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Assisting stakeholders in data-scarce settings: citizen science as a tool to assess intermittent water supply systems in developing countries

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Title: Assisting stakeholders in data-scarce settings: citizen science as a tool to assess intermittent water supply systems in developing countries
Authors: Sione, Laure
Item Type: Thesis or dissertation
Abstract: The lack of data on the operation and failures of urban water supply infrastructure in low- income countries prevents planners from fully understanding the water supply system, leading to an absence of evidence-based water management policies. It also prevents end- users from making informed decisions about their water use. The aim of the PhD was to assist stakeholders – at all levels – in making decisions regarding intermittent water systems, where there is a current absence of data. The research investigated using citizen science as a tool and methodology to generate data in Kathmandu, Nepal, as a case study where water intermittency is widespread. The tool took the form of a bespoke smartphone application, developed by engaging closely with water consumers, which allowed households to communicate their location and patterns of water supply intermittency in real-time. A remote method for collecting and communicating water quality information was also included. Because this research presents a novel approach to monitoring water supply in low-income settings, an important component of its contributions to knowledge lies in establishing the tool’s feasibility and reproducibility. This was done using a mixed-methods approach, including validation of the methodology and the collected data by geographic cluster analysis, and by gathering qualitative feedback from key stakeholders. To ensure that the method would be applicable in environments with different water intermittency profiles, demographics, and socio-economic conditions, an effort was made to engage with citizens and stakeholders across the city of Kathmandu. The research found that the method is applicable across different users and can provide useful data and information to water utilities under a range of intermittency scenarios, leading to both improved water supply management and customer relations. An important impact arising from the research is that the Kathmandu water utility subsequently adopted the approach as part of its business strategy.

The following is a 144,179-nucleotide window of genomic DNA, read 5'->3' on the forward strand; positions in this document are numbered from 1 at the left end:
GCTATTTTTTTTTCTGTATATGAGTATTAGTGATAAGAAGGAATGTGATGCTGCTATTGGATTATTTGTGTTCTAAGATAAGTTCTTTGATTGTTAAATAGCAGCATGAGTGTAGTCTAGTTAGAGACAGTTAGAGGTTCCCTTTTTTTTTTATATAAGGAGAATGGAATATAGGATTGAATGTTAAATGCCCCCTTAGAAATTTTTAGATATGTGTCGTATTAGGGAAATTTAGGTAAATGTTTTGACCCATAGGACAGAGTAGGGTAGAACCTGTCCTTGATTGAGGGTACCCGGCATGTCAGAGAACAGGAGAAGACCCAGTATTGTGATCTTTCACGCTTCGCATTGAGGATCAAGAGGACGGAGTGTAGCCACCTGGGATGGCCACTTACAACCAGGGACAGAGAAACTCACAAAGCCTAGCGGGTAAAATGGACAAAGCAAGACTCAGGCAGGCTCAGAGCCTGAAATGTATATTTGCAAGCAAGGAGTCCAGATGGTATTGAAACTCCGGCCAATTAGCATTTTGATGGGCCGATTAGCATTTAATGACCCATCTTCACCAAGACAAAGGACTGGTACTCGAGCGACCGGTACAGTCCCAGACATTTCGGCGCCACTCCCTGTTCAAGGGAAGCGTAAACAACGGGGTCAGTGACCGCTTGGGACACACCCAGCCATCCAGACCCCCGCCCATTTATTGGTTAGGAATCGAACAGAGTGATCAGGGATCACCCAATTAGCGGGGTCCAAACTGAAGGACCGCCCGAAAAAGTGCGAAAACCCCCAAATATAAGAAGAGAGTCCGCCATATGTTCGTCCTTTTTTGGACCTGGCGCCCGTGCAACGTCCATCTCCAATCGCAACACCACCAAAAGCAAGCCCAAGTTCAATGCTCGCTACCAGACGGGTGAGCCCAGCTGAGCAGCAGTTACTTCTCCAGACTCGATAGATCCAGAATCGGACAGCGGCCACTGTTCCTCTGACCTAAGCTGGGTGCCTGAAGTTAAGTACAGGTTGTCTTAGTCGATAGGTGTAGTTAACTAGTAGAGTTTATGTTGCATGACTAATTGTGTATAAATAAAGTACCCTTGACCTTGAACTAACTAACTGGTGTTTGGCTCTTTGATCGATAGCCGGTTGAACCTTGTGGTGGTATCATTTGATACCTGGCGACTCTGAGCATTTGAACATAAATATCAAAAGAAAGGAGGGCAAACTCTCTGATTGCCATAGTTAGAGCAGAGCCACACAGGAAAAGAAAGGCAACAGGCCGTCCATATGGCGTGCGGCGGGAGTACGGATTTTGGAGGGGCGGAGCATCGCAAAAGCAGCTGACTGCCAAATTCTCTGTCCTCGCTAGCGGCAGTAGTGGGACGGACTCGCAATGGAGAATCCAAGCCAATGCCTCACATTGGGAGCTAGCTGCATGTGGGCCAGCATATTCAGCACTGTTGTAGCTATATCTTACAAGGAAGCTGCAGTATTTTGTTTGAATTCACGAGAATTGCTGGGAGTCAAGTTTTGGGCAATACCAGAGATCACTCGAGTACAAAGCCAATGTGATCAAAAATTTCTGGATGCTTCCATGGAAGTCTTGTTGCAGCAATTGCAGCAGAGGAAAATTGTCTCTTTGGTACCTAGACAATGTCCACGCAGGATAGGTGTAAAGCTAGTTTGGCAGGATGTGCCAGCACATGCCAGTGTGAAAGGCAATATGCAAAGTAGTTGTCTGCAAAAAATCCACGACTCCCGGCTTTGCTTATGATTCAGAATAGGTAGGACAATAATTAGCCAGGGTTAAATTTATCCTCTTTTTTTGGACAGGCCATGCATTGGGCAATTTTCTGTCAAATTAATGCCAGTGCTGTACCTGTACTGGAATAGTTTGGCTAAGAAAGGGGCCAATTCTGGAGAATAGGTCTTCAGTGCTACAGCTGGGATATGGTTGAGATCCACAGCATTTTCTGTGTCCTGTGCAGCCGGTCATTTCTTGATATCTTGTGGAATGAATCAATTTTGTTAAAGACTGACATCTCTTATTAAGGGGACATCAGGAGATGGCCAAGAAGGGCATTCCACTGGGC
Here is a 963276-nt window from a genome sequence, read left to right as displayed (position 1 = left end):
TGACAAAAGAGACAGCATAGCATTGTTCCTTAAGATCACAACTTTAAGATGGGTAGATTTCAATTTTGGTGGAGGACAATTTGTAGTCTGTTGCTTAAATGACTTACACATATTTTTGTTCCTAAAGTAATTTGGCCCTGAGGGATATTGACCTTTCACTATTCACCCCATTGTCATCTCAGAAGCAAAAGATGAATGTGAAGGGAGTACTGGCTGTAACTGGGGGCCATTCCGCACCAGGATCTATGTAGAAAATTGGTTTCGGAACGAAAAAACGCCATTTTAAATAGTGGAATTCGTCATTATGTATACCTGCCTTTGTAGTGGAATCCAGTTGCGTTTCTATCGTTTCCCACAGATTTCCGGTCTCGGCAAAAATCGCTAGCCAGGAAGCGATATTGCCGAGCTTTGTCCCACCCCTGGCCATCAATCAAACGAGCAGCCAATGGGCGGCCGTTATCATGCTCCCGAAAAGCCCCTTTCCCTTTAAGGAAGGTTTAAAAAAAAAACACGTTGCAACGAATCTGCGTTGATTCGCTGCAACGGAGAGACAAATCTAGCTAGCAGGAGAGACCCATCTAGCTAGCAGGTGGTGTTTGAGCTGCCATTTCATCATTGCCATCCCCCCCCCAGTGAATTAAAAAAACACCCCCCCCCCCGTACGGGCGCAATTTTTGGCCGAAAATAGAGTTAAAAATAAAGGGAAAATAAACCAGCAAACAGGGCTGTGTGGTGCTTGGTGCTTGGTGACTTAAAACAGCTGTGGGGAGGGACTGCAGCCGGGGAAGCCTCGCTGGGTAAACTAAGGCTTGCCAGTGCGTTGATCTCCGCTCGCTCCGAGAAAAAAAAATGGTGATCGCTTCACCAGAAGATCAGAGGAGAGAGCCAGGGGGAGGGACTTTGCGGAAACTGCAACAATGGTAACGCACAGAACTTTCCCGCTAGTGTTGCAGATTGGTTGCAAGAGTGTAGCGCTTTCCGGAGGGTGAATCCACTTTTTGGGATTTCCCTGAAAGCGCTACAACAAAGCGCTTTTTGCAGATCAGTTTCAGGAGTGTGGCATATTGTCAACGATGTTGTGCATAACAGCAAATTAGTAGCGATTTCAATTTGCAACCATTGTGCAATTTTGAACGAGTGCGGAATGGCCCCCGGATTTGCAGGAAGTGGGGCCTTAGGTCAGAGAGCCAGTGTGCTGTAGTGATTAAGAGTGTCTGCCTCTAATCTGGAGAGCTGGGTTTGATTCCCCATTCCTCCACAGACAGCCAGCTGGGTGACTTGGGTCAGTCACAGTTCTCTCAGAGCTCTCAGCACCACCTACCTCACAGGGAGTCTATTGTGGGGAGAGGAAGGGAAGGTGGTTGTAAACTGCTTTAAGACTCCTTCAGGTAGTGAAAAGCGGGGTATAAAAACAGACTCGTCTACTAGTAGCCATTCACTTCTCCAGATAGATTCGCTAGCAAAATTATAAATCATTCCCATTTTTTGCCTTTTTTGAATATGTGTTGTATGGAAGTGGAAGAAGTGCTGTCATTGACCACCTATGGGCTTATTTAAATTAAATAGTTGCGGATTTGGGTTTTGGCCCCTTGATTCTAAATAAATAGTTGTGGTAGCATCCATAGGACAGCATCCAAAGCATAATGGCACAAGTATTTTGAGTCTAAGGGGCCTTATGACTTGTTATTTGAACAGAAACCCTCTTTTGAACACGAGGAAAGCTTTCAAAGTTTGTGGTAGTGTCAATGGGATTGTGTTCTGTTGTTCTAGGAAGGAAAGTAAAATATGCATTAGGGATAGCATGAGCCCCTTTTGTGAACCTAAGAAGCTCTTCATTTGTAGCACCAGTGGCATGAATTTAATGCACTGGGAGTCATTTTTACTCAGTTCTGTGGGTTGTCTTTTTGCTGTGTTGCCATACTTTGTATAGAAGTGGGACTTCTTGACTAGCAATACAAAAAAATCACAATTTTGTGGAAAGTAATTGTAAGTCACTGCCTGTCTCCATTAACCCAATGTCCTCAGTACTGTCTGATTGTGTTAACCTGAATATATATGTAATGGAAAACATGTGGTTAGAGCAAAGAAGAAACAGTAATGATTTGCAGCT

Content Version: Open Access
Issue Date: Sep-2021
Date Awarded: Mar-2022
URI: http://hdl.handle.net/10044/1/96876
DOI: https://doi.org/10.25560/96876
Copyright Statement: Creative Commons Attribution NonCommercial Licence
Supervisor: Onof, Christian
Templeton, Michael
Sponsor/Funder: Engineering and Physical Sciences Research Council
Funder's Grant Number: EP/L0168261
Department: Civil and Environmental Engineering
Publisher: Imperial College London
Qualification Level: Doctoral
Qualification Name: Doctor of Philosophy (PhD)
Appears in Collections:Civil and Environmental Engineering PhD theses

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